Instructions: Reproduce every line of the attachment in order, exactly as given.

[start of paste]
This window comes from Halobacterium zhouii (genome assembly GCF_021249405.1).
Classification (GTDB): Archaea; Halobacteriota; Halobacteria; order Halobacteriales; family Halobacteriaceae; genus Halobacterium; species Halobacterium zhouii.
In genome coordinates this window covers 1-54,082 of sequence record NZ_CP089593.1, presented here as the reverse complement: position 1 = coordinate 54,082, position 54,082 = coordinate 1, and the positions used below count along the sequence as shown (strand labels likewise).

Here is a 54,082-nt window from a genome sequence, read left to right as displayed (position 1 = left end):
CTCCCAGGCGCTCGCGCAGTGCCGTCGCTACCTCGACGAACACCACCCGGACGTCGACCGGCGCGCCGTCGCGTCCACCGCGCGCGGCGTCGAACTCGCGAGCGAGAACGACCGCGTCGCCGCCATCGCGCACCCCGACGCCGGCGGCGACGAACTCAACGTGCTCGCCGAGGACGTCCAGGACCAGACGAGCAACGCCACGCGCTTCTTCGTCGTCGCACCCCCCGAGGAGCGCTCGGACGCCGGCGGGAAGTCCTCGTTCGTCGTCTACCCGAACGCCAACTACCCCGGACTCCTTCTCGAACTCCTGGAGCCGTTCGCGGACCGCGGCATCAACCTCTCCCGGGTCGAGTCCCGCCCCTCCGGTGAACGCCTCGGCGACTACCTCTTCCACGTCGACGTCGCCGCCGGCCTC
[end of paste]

This window comes from Halobacterium zhouii (genome assembly GCF_021249405.1).
Classification (GTDB): Archaea; Halobacteriota; Halobacteria; order Halobacteriales; family Halobacteriaceae; genus Halobacterium; species Halobacterium zhouii.
In genome coordinates this window covers 1-54,082 of sequence record NZ_CP089593.1, presented here as the reverse complement: position 1 = coordinate 54,082, position 54,082 = coordinate 1, and the positions used below count along the sequence as shown (strand labels likewise).

Here is a 54,082-nt window from a genome sequence, read left to right as displayed (position 1 = left end):
CTCCCAGGCGCTCGCGCAGTGCCGTCGCTACCTCGACGAACACCACCCGGACGTCGACCGGCGCGCCGTCGCGTCCACCGCGCGCGGCGTCGAACTCGCGAGCGAGAACGACCGCGTCGCCGCCATCGCGCACCCCGACGCCGGCGGCGACGAACTCAACGTGCTCGCCGAGGACGTCCAGGACCAGACGAGCAACGCCACGCGCTTCTTCGTCGTCGCACCCCCCGAGGAGCGCTCGGACGCCGGCGGGAAGTCCTCGTTCGTCGTCTACCCGAACGCCAACTACCCCGGACTCCTTCTCGAACTCCTGGAGCCGTTCGCGGACCGCGGCATCAACCTCTCCCGGGTCGAGTCCCGCCCCTCCGGTGAACGCCTCGGCGACTACCTCTTCCACGTCGACGTCGCCGCCGGCCTC